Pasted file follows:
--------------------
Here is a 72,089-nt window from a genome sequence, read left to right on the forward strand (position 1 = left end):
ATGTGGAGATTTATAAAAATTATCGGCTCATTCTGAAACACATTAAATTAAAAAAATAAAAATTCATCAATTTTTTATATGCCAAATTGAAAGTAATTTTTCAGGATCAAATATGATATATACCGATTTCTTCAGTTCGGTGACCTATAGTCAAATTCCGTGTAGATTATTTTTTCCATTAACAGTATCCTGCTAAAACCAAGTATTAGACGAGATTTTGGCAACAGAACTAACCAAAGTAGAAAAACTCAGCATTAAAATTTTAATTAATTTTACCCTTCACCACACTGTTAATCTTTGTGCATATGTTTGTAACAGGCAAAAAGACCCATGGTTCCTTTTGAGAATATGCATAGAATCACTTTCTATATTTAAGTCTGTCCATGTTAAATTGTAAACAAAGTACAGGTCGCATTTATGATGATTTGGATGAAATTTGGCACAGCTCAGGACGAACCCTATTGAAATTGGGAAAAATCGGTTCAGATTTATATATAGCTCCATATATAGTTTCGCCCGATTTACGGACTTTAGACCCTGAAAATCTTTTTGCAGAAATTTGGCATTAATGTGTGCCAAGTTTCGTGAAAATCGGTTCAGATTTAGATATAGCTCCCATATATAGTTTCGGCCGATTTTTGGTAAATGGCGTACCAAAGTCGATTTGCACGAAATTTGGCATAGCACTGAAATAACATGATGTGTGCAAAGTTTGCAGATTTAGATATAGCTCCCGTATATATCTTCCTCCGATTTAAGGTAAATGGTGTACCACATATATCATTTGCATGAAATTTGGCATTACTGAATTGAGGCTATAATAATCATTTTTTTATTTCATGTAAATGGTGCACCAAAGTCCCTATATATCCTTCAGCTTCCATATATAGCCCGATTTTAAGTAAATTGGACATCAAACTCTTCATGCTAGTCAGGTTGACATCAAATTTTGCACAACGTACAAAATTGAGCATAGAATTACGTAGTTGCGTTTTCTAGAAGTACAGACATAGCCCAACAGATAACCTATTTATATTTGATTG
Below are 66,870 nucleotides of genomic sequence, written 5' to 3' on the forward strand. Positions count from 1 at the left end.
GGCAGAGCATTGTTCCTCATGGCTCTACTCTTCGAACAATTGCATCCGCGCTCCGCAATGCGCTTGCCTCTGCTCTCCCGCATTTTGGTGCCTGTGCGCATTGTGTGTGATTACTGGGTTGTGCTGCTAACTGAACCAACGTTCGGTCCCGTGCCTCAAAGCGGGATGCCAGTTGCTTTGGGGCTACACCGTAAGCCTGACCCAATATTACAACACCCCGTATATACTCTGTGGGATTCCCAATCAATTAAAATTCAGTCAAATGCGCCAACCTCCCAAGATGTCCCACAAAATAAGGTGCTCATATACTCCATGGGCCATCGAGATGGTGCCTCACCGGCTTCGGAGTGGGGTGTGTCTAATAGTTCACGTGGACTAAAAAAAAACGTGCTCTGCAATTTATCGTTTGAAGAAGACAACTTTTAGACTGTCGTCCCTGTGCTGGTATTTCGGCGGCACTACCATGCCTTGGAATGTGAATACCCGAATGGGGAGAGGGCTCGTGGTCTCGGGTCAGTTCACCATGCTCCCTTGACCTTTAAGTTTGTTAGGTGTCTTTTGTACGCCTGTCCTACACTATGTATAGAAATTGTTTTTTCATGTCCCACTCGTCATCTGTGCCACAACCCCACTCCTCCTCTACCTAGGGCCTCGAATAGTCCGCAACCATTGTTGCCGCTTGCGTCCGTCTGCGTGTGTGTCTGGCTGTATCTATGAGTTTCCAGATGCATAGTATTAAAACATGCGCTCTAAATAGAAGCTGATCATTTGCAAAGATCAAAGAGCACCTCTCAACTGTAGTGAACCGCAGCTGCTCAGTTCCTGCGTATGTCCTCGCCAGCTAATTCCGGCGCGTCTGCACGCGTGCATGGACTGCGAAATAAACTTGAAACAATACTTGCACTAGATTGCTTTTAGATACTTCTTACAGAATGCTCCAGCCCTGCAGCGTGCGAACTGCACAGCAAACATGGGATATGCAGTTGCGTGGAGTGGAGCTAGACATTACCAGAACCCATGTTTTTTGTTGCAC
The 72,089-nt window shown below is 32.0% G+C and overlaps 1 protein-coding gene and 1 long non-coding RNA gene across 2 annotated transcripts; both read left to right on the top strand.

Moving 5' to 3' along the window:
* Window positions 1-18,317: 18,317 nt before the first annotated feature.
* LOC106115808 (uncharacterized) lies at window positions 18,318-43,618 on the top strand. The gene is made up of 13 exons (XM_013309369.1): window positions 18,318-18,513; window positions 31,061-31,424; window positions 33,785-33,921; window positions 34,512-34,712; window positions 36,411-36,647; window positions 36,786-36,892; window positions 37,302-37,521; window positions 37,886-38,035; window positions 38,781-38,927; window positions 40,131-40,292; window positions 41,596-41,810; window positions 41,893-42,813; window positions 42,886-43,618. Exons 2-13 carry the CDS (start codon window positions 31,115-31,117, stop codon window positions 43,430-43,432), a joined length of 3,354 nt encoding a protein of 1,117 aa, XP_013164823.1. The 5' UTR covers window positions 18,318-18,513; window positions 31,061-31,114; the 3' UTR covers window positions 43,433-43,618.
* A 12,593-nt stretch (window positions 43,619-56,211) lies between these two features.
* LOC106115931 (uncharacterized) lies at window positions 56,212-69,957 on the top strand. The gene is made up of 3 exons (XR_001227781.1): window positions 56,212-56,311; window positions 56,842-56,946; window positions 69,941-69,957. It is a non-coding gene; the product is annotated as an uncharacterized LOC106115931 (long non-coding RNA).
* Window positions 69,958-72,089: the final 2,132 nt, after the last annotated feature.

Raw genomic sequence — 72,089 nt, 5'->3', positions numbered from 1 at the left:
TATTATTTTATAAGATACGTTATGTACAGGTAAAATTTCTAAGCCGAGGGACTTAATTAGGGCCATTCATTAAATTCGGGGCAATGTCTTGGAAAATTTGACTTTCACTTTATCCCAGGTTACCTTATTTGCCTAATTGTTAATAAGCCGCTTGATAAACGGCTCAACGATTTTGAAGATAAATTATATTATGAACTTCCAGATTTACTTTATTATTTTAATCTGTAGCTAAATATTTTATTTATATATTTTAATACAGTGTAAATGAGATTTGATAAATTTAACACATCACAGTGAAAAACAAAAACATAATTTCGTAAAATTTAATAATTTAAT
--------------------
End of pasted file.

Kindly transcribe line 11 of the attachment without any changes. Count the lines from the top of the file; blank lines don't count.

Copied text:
* Window positions 69,958-72,089: the final 2,132 nt, after the last annotated feature.